influence exercised by the 'dons' of organised crime is to be seen in
their open and ostentatious style of living; their fancy houses, the
convoys of top-of-the-line vehicles, and the bling, all visible signs
of the success, status and power. Not all the big figures in organised
crime pursue the same level of open display of wealth, but in all
cases they represent role models as to the success to be derived from
a violent lifestyle. They are emulated by generations of youngsters in
poor communities, each trying in their own way to get on to the ladder
of success.

Organised crime in narcotics leads to other forms of crime. As the
Jamaican organised crime groups established themselves
internationally, money laundering, weapons trading, people trafficking
and other transnational dimensions of criminal activity became
embedded in Jamaica and elsewhere in the Caribbean. All of this is not
to say that other factors have not contributed to the rampant violence
which now confronts us. Political parties, by their association with
criminals and violence, have helped legitimise violence as a means of
seeking benefits and meeting personal or community objectives. As a
consequence, trust has been weakened between the people and their
leaders as the populace has grown increasingly cynical about politics.

Antiquated Criminal Justice

Equally important is the fact that we retain an essentially antiquated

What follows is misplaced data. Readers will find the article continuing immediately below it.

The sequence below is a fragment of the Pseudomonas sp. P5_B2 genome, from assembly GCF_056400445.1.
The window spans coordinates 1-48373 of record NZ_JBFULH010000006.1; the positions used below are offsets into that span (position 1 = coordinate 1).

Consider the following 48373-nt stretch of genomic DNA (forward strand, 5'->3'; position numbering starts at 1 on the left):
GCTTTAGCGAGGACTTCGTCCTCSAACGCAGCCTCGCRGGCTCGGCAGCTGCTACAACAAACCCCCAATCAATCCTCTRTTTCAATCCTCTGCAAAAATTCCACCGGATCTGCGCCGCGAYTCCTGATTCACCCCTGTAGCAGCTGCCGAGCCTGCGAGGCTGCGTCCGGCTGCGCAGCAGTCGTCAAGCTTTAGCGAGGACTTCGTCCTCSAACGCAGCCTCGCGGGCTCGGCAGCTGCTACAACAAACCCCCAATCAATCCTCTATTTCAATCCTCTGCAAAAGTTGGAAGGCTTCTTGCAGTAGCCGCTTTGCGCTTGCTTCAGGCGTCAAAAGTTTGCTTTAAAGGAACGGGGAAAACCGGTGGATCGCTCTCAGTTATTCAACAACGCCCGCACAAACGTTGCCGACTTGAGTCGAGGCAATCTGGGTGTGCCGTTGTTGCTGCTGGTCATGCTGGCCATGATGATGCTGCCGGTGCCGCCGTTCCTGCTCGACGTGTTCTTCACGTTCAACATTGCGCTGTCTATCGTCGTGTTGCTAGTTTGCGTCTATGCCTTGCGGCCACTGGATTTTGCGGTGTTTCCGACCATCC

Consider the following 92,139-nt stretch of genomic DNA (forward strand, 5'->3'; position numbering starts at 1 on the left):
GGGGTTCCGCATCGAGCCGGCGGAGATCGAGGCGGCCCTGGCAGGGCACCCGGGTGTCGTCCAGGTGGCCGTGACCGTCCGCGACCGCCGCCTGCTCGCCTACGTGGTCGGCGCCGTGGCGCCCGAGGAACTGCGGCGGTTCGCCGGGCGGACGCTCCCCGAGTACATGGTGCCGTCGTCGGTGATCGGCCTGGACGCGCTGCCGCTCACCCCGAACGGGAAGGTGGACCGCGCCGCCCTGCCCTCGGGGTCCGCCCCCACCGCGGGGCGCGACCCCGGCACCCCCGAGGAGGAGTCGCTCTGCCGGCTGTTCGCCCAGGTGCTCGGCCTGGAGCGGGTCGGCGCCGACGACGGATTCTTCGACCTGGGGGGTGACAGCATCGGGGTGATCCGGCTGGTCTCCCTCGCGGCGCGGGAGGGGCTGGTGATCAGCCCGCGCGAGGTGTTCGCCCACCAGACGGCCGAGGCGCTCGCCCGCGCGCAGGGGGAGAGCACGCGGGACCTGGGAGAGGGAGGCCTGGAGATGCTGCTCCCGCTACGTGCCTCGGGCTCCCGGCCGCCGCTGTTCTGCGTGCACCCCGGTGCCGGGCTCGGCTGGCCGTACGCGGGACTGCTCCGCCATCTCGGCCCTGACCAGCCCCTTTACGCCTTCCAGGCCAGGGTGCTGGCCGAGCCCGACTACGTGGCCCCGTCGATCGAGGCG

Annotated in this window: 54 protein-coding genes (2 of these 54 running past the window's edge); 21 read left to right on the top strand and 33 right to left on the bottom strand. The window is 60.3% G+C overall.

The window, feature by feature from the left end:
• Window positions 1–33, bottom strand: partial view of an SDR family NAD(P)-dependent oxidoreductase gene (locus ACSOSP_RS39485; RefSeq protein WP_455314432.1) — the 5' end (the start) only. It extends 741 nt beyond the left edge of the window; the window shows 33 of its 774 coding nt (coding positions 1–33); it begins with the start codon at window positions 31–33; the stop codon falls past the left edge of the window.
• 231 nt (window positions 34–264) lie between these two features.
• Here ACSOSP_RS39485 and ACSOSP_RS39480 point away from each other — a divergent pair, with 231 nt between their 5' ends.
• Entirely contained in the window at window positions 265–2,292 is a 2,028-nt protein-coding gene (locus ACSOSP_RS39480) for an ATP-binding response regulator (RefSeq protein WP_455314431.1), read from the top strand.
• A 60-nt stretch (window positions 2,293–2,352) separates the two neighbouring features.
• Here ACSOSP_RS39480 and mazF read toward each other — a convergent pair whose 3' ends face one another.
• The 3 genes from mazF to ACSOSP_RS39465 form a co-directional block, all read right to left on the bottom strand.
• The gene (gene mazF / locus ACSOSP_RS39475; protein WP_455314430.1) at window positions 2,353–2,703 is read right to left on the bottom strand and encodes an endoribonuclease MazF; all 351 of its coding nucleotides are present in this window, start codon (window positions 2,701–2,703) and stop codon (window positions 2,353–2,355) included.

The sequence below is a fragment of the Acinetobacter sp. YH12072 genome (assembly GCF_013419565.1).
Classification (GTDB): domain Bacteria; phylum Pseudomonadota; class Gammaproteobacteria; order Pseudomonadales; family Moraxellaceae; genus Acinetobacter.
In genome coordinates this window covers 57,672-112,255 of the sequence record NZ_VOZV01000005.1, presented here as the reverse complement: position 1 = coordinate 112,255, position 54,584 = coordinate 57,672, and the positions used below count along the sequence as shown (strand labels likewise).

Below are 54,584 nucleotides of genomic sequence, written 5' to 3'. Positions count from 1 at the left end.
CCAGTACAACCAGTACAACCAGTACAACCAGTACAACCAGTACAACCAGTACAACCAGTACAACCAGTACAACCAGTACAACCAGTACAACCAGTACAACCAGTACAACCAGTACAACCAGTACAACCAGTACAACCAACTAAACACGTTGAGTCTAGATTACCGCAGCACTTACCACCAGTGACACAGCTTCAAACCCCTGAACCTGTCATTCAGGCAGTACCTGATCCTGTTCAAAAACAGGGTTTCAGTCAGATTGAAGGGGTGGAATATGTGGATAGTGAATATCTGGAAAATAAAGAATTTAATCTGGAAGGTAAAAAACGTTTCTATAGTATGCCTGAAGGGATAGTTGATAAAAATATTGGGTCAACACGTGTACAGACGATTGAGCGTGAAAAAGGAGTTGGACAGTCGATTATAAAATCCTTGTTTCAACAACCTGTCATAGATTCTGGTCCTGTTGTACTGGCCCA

set of arrangements in our criminal justice system. Trials suffer from
interminable delays, witnesses are unnecessarily exposed to those they
accuse and police investigators are forced to deal with outmoded laws
which often protect the guilty and punish the innocent. Some changes
are being heralded in the Report on the Reform of the Courts which was
completed during the last administration.

Similarly, we expect the measures for reform of the police force, and
its organisational and disciplinary methods which will be forthcoming
from the Strategic Review of the Jamaica Constabulary Force, which is
currently being undertaken, will be speedily implemented. No doubt,
too, the fact that we have allowed vast numbers of our young men and
women to be trapped in conditions of hopelessness in our inner cities,
without effective educational opportunities, and without much prospect
of meaningful employment, has also contributed to the violence. It is
this pool of unemployed and often unemployable youngsters who provide
the ready recruits and the 'shotta' foot soldiers for the organised
crime groups.

Any effective anti-crime strategy must include a social intervention
component. An important start has been made with the Citizens Security
and Justice Programme and the Community Security Initiatives, but
these need to be refined and expanded substantially. There can be no
doubt whatever that this epidemic of criminal violence can bring the
society to its knees. Any effort to counteract it must, however, deal
with the heart of the problem, which is the various networks of
organised crime which have taken root in the country.

To do this will require courage, determination and sincerity on the
part of those who lead. Some of the persons who should be targets of
their investigation will be persons close to them in their political
undertakings. They dare not flinch in this regard: Jamaica and the
world will be watching. The battle will not be easy; no doubt there
will be setbacks along the way. If there is any issue around which the
country should find common purpose, it should be this one. Sadly,
however, instead of setting out a vision of how the battle is to be
waged and outlining the course of the campaign to defeat the monster,
those who lead in this area have chosen the lowest road of petty
partisanship and political point-scoring. That simply won't cut it.
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MAP posted-by: Richard Lake